For all humanity’s technological achievements, no one in the history of the world has ever succeeded in producing a realistic-looking miniature suit for a male doll. Any father doll who works a white-collar job looks instantly ridiculous: lumpen, clownish, stripped of all authority. The only play scenarios in which a miniature male doll’s suits make any sense is that in which he has just gotten out of prison and hasn’t had a chance to get new clothes, or if the dollhouse paterfamilias is David Byrne. I need not say that neither plotline is popular.
In his 1913 essay “On the Wax Dolls of Lotte Pritzel,” Rilke wrote, “Sexless as the dolls of childhood were, [the doll-souls] can find no decease in their stagnant ecstasy, which has neither inflow nor outflow.”
Which is all very well, but seriously, doll men have terrible-looking suits.
Part of it is of course just a scale issue: it is hard to approximate fine gabardine on the 1:12 ratio typical of most dollhouses. And the seaming and tailoring inherent to the craft of suiting is, as anyone on Savile Row will tell you, a challenge at any size. But for centuries toy-makers have been dealing with these same challenges and dressing the distaff counterparts just fine, including in suits, so there really is no explanation beyond deliberate discrimination. Even during the heyday of doll fashion—think of the elaborate Parisian trousseau of the Last Doll in A Little Princess—one never heard a peep about doll tailors. Consider the most famous doll dressmaker in literature, Our Mutual Friend’s Jenny Wren:
“Dolls’. I’m a Doll’s Dressmaker.”
“I hope it’s a good business?”
The person of the house shrugged her shoulders and shook her head. “No. Poorly paid. And I’m often so pressed for time! I had a doll married, last week, and was obliged to work all night. And it’s not good for me, on account of my back being so bad and my legs so queer.”
They looked at the little creature with a wonder that did not diminish, and the schoolmaster said: “I am sorry your fine ladies are so inconsiderate.”
“It’s the way with them,” said the person of the house, shrugging her shoulders again. “And they take no care of their clothes, and they never keep to the same fashions a month. I work for a doll with three daughters. Bless you, she’s enough to ruin her husband!”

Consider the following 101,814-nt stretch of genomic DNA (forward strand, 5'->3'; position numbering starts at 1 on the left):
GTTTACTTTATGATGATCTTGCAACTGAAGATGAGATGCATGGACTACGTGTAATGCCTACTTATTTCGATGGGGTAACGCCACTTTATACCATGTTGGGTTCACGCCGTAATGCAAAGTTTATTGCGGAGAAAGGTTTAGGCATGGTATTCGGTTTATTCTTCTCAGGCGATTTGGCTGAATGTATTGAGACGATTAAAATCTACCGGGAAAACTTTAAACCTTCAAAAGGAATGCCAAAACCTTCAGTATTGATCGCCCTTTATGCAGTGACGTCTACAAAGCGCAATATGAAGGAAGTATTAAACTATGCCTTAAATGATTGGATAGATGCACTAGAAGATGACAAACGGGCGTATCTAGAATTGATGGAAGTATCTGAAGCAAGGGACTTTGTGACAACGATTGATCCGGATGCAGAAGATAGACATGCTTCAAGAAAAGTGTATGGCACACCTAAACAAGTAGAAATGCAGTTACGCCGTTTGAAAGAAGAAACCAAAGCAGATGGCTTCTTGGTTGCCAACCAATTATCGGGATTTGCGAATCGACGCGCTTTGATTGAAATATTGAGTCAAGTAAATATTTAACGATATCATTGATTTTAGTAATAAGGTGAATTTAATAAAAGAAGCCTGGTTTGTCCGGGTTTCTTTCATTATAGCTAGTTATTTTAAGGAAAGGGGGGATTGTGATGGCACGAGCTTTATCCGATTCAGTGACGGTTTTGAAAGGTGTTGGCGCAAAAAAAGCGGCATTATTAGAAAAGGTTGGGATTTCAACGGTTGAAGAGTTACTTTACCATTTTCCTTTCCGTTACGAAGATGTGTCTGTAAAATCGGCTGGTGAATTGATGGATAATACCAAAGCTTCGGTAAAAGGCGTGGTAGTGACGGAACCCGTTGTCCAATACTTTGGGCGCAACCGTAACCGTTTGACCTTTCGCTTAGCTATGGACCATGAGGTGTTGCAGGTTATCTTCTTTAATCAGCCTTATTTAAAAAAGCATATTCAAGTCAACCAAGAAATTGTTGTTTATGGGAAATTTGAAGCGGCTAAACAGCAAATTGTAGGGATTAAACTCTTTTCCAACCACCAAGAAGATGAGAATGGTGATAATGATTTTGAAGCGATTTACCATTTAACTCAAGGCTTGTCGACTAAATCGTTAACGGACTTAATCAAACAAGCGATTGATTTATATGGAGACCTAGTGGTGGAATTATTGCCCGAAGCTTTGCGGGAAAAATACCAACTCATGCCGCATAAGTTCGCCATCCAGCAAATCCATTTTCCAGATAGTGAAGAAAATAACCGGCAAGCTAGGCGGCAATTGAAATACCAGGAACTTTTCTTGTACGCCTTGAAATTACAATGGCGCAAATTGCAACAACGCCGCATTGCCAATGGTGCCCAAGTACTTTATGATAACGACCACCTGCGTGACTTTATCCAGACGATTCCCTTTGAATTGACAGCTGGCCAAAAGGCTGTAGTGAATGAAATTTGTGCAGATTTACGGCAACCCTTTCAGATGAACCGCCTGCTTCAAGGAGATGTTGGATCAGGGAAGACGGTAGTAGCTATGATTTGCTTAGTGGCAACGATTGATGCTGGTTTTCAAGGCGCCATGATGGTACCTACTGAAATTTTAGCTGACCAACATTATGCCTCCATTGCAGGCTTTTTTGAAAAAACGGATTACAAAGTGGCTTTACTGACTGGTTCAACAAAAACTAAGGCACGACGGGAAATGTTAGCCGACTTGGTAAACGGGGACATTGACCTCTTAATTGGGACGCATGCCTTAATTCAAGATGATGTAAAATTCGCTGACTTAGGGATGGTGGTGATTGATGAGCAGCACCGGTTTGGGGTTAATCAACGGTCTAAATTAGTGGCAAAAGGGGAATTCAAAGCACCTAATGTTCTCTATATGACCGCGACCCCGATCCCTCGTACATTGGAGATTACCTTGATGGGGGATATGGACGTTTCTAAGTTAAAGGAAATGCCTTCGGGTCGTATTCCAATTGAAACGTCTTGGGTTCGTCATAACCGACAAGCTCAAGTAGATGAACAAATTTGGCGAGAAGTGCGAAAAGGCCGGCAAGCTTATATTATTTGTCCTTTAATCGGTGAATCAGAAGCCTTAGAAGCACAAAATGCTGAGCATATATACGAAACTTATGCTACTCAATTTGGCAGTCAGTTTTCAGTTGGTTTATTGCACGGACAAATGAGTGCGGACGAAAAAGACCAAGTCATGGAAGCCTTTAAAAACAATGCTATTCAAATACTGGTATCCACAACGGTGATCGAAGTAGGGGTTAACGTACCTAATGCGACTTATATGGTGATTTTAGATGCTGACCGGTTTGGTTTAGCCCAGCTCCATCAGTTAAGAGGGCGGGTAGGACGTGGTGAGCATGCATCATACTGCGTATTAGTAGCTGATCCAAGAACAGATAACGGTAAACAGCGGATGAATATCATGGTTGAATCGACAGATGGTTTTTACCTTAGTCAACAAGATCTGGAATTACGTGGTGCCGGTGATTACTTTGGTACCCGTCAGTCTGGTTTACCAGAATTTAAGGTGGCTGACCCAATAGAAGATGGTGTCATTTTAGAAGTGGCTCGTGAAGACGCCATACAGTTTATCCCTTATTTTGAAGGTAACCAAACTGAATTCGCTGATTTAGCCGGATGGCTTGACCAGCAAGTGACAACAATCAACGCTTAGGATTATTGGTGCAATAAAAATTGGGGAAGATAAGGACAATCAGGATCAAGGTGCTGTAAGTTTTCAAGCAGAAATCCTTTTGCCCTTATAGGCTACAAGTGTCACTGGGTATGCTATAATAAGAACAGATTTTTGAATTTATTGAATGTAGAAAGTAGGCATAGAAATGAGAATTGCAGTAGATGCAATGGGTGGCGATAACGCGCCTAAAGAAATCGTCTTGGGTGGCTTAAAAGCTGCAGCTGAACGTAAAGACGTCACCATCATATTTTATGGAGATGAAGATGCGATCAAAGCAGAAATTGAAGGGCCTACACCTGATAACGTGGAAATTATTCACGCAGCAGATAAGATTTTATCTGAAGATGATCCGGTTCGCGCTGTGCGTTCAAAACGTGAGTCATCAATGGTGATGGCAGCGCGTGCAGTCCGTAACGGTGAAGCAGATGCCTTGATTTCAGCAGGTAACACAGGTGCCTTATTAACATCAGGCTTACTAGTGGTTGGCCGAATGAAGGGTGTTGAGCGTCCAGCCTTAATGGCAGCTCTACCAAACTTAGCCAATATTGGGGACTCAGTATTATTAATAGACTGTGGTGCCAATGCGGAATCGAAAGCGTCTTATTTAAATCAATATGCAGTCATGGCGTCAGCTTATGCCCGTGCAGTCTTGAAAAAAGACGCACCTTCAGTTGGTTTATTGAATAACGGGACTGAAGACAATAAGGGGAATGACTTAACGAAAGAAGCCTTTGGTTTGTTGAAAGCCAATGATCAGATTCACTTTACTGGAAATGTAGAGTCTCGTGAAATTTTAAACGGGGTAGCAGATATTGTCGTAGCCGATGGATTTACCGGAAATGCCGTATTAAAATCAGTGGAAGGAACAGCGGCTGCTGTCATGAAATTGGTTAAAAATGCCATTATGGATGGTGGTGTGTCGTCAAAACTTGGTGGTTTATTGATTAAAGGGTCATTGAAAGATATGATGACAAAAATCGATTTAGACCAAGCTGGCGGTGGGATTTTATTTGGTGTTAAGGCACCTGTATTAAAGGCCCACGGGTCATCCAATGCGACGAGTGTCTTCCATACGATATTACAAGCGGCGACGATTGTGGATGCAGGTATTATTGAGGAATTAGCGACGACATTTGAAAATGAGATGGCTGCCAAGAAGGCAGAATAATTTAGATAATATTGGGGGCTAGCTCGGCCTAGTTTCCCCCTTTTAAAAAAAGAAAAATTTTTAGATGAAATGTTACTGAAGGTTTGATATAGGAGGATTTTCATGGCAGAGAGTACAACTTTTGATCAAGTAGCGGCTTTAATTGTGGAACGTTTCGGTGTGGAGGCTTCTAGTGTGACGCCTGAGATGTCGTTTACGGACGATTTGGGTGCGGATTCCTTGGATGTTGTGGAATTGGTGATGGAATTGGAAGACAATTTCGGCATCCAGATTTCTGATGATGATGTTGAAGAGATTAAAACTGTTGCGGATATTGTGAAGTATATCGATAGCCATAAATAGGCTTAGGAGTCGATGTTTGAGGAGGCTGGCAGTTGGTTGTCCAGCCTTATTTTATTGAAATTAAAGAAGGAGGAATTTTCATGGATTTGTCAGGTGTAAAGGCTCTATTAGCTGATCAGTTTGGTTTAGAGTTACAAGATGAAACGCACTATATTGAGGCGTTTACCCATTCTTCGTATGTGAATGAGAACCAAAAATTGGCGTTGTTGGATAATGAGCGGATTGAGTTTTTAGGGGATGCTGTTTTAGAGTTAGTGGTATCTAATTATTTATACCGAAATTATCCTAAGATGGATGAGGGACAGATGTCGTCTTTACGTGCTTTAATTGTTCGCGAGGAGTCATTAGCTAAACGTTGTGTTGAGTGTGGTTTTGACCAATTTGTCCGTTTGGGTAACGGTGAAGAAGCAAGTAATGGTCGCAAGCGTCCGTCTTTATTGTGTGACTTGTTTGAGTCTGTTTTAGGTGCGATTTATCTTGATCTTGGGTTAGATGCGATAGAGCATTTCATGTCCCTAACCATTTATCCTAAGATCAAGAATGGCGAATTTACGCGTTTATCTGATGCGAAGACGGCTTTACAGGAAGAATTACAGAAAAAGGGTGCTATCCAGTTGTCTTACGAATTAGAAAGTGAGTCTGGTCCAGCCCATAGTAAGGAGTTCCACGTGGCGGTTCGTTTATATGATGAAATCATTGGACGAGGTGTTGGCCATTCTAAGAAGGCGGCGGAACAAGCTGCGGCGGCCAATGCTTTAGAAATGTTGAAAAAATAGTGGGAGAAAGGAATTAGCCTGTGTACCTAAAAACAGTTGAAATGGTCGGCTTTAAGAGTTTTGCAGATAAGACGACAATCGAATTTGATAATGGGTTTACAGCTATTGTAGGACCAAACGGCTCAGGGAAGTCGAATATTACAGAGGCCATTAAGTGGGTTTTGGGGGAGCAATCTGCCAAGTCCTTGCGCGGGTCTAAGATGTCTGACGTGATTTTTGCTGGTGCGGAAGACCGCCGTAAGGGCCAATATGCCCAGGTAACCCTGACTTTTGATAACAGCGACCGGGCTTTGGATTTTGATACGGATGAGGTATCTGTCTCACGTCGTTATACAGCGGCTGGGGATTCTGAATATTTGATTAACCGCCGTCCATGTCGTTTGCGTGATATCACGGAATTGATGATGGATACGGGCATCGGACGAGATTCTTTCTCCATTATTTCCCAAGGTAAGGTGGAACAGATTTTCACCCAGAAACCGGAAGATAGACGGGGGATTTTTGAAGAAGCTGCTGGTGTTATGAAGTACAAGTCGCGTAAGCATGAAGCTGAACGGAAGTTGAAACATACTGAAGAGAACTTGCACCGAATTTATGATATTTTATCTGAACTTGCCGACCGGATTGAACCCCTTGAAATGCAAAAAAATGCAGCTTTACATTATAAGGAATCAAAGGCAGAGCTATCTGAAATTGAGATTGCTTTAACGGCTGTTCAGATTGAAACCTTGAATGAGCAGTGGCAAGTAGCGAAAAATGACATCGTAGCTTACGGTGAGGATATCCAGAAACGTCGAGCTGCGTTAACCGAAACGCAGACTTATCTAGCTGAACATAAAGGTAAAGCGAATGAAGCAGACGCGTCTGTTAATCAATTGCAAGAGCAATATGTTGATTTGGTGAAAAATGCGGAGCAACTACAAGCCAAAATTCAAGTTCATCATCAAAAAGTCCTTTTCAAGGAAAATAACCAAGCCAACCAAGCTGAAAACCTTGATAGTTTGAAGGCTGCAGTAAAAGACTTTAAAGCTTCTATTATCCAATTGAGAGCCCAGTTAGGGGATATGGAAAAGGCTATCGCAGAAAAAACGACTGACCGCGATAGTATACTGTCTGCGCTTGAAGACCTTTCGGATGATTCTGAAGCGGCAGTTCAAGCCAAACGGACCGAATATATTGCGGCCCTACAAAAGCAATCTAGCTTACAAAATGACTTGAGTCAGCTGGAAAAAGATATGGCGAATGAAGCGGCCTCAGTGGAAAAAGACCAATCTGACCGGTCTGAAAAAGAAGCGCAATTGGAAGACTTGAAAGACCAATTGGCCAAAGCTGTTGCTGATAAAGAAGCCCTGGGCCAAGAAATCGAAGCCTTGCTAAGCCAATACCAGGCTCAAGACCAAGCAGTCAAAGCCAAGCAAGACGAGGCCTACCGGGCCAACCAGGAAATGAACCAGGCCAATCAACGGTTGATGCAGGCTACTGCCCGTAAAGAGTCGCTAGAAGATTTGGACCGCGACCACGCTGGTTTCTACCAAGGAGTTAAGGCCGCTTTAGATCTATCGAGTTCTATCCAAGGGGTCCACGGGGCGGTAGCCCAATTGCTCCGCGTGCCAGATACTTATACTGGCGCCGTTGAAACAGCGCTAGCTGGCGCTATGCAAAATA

But then, who cares about doll husbands, anyway? We are, it seems clear, touching on the larger question of male-doll marginalization. Traditionally girls have been the target market, and children like the world made in their own image. Plus, lady dolls’ wardrobes are more fun. But when you get to the dollhouse level, where the traditional nuclear family holds sway, male dolls become a necessary evil. Anyone who has attempted to put together a dollhouse family (as opposed to installing a prefab family unit) knows the challenges of acquiring a dad who is not ludicrously attired. And I will venture to guess I am not the only child to have had to throw in a random highlander in a kilt to round out a family meal, or conduct a wedding between what are, obviously, two toddlers. Indeed, strip a souvenir Doll of the World of his lederhosen and you are likely to find budding breasts identical to those of his dirndl-clad companion. I even own a groom doll who, on closer inspection, has a bow molded to his hair. Clearly, we are either dealing with an elaborate, Rosenkavalier-style farce, a stealthy lesbian cabal, or simply the fact that male dolls are an afterthought.
Rumer Godden, one of our most prolific (and certainly strangest) chroniclers of doll life, is a case in point. Several of her books don’t feature male dolls at all. In Homeward the Sailor, the father is MIA, having been lost at sea on a long-ago beach picnic. In The Doll’s House, by contrast, the father doll is present, but is an abuse survivor who appears to suffer from debilitating PTSD, even after he is adopted by kind and careful children. We are told that “their mother made him a check flannel suit and a blue shirt and a tie of red silk ribbon.” Ill-fitting, no doubt.
Put a male doll in anything but a sailor suit and he looks instantly uncomfortable, like an eighteenth-century wild boy who’s been dressed up in a cravat and paraded before local dignitaries. I do not exempt Ken from this; Ken, by inclination, is clearly a nudist. Yes, by male standards he is relatively well turned-out but his wardrobe is a pale shadow of Barbie’s and, as Yona Zeldis McDonough wrote in the Assouline book Barbie, “Ken, for all his virile good looks and affable charm, really is an accessory.” Plus, his suits look terrible.